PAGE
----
Ben Nadel
On User Experience (UX) Design, JavaScript, ColdFusion, Node.js, Life, and Love.
I am the chief technical officer at InVision App, Inc - a prototyping and collaboration platform for designers, built by designers. I also rock out in JavaScript and ColdFusion 24x7.
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Ben Nadel at CFUNITED 2008 (Washington, D.C.) with:

Exploring Path Info And How It Interacts With ColdFusion And The Browser

By Ben Nadel on

Earlier today, I blogged about using addition URL path information to solve the Save-As problem that crops up when streaming files using ColdFusion and CFContent. IIS puts this extra URL path information into the CGI variable, path_info. Before today, I had never used this, so I thought it would be good to do a little exploration to see how different aspects of ColdFusion, Javascript, and the web client itself are affected by this additional path information.

To test this, I set up a very small test page:

  • <html>
  • <head>
  • <title>Path Info</title>
  • </head>
  • <body>
  •  
  • <cfoutput>
  •  
  • <h3>
  • CGI Information
  • </h3>
  •  
  • <p>
  • Script Name: #CGI.script_name#
  • </p>
  •  
  • <p>
  • Path Info: #CGI.path_info#
  • </p>
  •  
  • <p>
  • Query String: #CGI.query_string#
  • </p>
  •  
  • <p>
  • URL Struct:
  •  
  • <cfloop item="strKey" collection="#URL#">
  • #strKey# : #URL[ strKey ]#
  • </cfloop>
  • </p>
  •  
  •  
  • <h3>
  • Javascript Information
  • </h3>
  •  
  • <script type="text/javascript">
  •  
  • // Define utility method for getting the locaiton
  • // values by property name.
  • function Get( strProperty ){
  • document.write(
  • "<p>" +
  • strProperty + ": " +
  • window.location[ strProperty ] +
  • "</p>"
  • );
  • }
  •  
  •  
  • // Output the Javascript location properties.
  • Get( "href" );
  • Get( "pathname" );
  • Get( "search" );
  • Get( "hash" );
  •  
  • </script>
  •  
  •  
  • <h3>
  • Web Browser
  • </h3>
  •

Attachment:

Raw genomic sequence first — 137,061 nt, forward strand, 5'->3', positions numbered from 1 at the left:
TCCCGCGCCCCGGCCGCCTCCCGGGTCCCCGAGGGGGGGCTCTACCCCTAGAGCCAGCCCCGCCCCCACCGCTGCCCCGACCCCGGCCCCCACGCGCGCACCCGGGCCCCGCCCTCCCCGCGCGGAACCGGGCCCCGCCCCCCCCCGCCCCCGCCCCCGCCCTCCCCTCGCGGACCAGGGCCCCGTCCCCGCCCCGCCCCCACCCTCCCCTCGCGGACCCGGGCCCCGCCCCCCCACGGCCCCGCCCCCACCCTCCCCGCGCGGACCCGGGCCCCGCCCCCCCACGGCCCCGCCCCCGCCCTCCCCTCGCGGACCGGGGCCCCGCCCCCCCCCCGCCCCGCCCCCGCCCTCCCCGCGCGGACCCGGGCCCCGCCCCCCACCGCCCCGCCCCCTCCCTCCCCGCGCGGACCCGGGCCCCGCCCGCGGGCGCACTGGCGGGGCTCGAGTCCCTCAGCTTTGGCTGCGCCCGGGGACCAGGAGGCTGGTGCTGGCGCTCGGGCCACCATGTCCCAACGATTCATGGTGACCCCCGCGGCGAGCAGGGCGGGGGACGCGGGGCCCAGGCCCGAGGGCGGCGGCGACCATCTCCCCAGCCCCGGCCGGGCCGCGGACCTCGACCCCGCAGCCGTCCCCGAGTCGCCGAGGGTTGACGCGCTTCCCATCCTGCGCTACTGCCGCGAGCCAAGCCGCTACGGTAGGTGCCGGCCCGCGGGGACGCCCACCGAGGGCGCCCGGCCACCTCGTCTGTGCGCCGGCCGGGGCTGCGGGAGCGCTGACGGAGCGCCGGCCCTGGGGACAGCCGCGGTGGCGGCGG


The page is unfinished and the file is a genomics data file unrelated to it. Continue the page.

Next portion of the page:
• <p>
  • <a href="./">Same Level</a>
  • </p>
  •  
  • <p>
  • <a href="../">Up One Level</a>
  • </p>
  •  
  • <p>
  • <img src="./5.jpg" width="333" height="500" />
  • </p>
  •  
  • </cfoutput>
  •  
  • </body>
  • </html>

As you can see, this test page simply outputs the ColdFusion CGI values, the ColdFusion URL struct, the Javascript path values, and also demonstrates how the current browser will interact with the path when it comes to relative traversal and image source values.

When I run this URL:

test.cfm

... I get this output:

CGI Information

Script Name: /..../test.cfm

Path Info: /..../test.cfm

Query String:

URL Struct:

Javascript Information

href: http://..../test.cfm

pathname: /..../test.cfm

search:

hash:

The above URL has no additional path information. And, as such, it seems IIS is putting the same path into both the CGI.sciprt_name and the CGI.path_info variable. The rest of the values make sense as this is how you would normally call a web page.

Then, when I run this URL with extra path information:

test.cfm/images/sexy.jpg?download=true#content

... I get this output:

CGI Information

Script Name: /..../test.cfm

Path Info: /images/sexy.jpg

Query String: download=true

URL Struct: DOWNLOAD : true

Javascript Information

href: http://..../test.cfm/images/sexy.jpg?download=true#content

pathname: /..../test.cfm/images/sexy.jpg

search: ?download=true

hash: #content